I recently talked about what a difficult time I had after our middle child was born.  I was a 25 year old woman, at home with two children and one of them cried all day long.  It didn't take me long to get to a breaking point.  I was still at a point in my life where I felt like I had to prove something to people.  I couldn't ask for help because that would show people that I didn't have it all together.  And so I sat in my house with a screaming baby day in and day out and cried.  There were times where it became so intense that I wondered what would happen if I just got in the car and drove away.  There were times that I thought I could snap.  But I had people I could call.  My mom would come.  Or my granny would invite us over for dinner.  Or I could get in the car and drive to Target.  And I had a husband who would eventually come home from work and help take over so that I didn't go nuts.

Not everyone has those supports in place.  And even though I felt like a failure for using them (don't you love how our twenties trick us into thinking that we have to be superwomen?) they were there and were my saving grace.  They kept me from being one mistake away.

What if those supports hadn't been in place?  I think that the longer we study these kinds of things and the longer that we are entrenched in the adoption/foster community- the more that we realize how many things happen just because of the lack of supports for families.  And while I wish there were more supports available to people before something bad happens, I still find it to be such an incredible blessing to be a part of being that support now and to hopefully continue to be a support for families even after their kids leave our homes.  There are times when this seems so far off and there are times when a conversation with our birth mom has totally restored my faith in humanity.  It makes me sad that I ever judged to begin with.  If you ever want a way to keep your judgement in check- become a foster family.  We all have so much to learn- especially me.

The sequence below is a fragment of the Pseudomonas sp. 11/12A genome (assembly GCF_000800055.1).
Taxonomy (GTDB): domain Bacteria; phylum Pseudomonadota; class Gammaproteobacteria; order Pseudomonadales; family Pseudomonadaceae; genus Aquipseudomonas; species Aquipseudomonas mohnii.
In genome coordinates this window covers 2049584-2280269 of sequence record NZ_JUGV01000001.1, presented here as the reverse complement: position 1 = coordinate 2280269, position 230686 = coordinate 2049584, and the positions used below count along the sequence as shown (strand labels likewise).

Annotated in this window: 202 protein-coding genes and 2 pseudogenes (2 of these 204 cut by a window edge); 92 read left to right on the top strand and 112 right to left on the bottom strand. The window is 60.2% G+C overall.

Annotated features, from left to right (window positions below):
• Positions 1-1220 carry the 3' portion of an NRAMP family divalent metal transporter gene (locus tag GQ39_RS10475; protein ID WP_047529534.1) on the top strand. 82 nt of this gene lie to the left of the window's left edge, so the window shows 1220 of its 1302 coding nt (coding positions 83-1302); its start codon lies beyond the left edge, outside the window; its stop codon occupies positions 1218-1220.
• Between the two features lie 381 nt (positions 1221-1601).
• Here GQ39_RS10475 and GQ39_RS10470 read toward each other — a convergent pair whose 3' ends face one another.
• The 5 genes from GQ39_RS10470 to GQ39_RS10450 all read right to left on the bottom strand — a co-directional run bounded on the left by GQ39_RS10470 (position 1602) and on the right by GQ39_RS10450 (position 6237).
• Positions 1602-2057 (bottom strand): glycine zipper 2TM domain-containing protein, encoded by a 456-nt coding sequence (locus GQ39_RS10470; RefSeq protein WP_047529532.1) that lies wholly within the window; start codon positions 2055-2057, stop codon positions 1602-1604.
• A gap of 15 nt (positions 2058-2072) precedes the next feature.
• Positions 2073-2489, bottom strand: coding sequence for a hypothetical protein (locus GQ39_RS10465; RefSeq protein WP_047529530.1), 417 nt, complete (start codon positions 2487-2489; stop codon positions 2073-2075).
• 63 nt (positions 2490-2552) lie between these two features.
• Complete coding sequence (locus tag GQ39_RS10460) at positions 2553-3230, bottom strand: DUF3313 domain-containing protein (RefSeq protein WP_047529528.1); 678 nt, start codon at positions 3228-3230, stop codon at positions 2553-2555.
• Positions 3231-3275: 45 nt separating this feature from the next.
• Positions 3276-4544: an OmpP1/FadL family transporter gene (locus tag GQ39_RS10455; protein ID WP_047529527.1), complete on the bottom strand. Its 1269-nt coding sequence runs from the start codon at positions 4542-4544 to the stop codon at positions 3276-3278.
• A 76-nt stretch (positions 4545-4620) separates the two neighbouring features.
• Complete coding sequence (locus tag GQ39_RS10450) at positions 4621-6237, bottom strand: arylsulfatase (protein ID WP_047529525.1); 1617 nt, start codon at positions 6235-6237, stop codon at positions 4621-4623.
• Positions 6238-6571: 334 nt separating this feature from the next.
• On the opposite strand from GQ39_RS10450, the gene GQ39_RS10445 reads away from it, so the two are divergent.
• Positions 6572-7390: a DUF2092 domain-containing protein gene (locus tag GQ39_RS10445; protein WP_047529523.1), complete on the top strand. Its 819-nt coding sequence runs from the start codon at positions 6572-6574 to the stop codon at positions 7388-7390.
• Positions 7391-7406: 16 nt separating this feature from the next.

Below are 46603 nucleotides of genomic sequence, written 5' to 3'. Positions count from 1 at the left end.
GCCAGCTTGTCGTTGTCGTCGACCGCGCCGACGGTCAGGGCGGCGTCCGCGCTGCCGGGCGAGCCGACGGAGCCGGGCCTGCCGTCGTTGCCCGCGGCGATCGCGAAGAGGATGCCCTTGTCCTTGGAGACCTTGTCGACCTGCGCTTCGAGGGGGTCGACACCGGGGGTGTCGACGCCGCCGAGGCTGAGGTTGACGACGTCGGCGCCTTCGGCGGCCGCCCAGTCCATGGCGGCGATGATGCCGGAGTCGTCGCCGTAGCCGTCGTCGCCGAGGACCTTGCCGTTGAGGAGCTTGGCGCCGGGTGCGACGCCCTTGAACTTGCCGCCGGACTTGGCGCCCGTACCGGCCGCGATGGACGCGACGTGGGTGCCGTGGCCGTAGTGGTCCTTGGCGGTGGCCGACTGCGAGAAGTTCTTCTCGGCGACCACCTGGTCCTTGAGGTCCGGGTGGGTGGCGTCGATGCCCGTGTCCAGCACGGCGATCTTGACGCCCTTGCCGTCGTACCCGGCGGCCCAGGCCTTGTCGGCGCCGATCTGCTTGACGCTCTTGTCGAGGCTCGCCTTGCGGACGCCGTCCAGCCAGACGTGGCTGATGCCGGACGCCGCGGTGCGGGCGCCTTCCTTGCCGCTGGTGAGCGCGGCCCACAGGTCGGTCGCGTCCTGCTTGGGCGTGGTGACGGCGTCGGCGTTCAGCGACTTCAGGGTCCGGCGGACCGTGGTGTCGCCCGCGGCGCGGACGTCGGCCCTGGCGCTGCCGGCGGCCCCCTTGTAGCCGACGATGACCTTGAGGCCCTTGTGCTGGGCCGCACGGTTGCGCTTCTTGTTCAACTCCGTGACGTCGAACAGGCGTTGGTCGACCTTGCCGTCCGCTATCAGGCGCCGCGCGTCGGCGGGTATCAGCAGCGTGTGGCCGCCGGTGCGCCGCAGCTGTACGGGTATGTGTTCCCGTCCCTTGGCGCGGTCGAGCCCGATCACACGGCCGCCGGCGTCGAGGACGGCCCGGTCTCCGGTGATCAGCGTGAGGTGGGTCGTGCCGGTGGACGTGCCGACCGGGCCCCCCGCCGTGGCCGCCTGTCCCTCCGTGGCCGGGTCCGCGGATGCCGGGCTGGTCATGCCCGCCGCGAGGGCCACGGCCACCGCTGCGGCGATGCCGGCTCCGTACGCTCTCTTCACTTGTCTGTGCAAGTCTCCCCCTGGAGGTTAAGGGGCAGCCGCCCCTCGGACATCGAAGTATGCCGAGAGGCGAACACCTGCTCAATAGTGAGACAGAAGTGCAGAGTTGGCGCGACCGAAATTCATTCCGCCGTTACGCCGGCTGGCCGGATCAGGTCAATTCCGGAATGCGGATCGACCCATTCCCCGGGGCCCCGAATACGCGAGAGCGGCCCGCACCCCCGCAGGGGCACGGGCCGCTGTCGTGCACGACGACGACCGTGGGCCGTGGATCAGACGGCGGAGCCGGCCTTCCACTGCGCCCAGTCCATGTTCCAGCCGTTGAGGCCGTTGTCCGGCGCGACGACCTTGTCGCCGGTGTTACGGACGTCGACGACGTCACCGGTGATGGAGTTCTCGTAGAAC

So, forgive me if this space becomes blank sometimes- or feels like a scripted reality show sometimes.  We are figuring this out.  Oh boy- are we learning!  I am still trying to figure out what it looks like to live our lives out loud and yet be reserved.   Because while I really want to tell you the stories from the trenches of foster care, like how a certain visitor taught all of our kids about oral s.ex at the breakfast table on a random Saturday morning, perhaps I shouldn't.  Or how all the posters hanging in the office where we take our foster daughter for her supervised visits make my kids who can read say things like, "Mom?  Is my period late?  Should I call this number for help?" (For the record, no, six year old boy, your period is not late.)